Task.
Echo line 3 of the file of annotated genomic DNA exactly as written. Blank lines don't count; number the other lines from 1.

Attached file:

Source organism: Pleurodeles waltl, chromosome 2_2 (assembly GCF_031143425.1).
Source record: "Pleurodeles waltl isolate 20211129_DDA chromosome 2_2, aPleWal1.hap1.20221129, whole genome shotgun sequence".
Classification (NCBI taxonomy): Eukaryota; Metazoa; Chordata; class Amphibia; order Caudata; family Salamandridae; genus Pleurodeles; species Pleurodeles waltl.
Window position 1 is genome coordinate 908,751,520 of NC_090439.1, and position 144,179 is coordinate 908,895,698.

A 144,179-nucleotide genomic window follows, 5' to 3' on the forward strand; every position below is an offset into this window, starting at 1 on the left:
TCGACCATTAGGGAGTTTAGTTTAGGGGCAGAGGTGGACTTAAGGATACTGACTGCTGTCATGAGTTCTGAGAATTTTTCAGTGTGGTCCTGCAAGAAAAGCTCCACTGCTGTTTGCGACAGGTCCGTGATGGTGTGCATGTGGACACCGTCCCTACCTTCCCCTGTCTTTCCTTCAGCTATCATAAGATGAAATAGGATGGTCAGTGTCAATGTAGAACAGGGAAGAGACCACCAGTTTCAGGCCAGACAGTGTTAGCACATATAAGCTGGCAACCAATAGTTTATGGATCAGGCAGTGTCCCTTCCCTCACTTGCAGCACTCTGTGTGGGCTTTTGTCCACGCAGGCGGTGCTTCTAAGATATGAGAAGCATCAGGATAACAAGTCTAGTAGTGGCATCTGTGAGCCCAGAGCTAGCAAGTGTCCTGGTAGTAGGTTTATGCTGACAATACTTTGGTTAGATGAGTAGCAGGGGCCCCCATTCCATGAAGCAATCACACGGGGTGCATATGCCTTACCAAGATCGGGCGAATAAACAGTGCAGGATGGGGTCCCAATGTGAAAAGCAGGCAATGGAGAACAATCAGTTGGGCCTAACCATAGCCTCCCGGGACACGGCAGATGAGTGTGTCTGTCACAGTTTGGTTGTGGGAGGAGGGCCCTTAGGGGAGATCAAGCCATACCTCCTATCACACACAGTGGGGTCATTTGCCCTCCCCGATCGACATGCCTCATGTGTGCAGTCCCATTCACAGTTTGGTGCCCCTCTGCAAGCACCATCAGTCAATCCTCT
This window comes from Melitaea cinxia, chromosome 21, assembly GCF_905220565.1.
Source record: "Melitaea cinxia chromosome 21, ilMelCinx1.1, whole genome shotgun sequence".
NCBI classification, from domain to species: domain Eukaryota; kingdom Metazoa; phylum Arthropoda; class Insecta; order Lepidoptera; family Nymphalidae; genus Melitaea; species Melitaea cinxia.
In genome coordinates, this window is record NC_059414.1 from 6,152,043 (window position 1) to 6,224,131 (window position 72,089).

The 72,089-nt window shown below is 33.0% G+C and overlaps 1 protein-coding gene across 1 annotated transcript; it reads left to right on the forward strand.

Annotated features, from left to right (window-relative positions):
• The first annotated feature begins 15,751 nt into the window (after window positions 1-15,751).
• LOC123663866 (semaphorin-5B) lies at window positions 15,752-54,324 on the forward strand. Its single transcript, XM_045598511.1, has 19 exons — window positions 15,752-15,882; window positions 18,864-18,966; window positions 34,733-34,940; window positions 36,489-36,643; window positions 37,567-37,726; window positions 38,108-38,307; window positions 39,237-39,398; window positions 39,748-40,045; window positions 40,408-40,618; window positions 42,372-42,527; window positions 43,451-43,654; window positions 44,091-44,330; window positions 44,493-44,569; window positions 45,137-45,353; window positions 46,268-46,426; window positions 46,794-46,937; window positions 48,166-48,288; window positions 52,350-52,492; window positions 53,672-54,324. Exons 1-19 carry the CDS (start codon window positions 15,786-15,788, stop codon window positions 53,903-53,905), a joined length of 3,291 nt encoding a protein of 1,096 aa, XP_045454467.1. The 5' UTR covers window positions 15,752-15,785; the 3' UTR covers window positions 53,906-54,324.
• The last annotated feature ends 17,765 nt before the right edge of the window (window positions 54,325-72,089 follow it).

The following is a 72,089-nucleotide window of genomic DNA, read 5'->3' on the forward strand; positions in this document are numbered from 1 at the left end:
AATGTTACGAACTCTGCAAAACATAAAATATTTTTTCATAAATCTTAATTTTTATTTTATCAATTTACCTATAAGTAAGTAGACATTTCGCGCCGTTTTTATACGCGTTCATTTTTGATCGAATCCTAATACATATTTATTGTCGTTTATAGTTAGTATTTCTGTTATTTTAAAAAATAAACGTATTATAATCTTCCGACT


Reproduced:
Classification (NCBI taxonomy): Eukaryota; Metazoa; Chordata; class Amphibia; order Caudata; family Salamandridae; genus Pleurodeles; species Pleurodeles waltl.